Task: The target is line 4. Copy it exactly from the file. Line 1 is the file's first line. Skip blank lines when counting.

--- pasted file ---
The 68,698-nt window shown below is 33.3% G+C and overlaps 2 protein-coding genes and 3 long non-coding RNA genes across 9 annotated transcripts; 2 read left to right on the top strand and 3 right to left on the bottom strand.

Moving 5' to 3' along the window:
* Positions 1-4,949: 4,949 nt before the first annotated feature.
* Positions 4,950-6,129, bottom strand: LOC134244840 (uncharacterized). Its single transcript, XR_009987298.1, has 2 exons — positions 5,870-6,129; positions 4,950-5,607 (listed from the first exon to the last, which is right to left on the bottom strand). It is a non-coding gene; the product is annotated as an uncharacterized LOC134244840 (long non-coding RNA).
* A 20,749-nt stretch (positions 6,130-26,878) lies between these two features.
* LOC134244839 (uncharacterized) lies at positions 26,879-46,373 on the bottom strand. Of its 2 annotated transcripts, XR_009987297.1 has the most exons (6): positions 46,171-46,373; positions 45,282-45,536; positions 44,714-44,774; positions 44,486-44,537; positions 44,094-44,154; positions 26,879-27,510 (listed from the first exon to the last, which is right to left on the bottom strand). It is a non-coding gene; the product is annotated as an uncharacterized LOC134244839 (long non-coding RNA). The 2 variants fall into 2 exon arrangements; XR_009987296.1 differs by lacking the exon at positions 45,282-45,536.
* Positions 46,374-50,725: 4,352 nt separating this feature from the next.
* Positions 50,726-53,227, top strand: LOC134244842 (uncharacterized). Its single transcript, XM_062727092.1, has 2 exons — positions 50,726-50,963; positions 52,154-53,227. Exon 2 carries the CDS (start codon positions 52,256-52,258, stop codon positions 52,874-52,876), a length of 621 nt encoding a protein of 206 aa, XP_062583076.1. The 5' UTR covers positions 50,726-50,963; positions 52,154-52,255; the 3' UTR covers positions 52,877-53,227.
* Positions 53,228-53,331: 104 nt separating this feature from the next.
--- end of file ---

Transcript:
* Positions 4,950-6,129, bottom strand: LOC134244840 (uncharacterized). Its single transcript, XR_009987298.1, has 2 exons — positions 5,870-6,129; positions 4,950-5,607 (listed from the first exon to the last, which is right to left on the bottom strand). It is a non-coding gene; the product is annotated as an uncharacterized LOC134244840 (long non-coding RNA).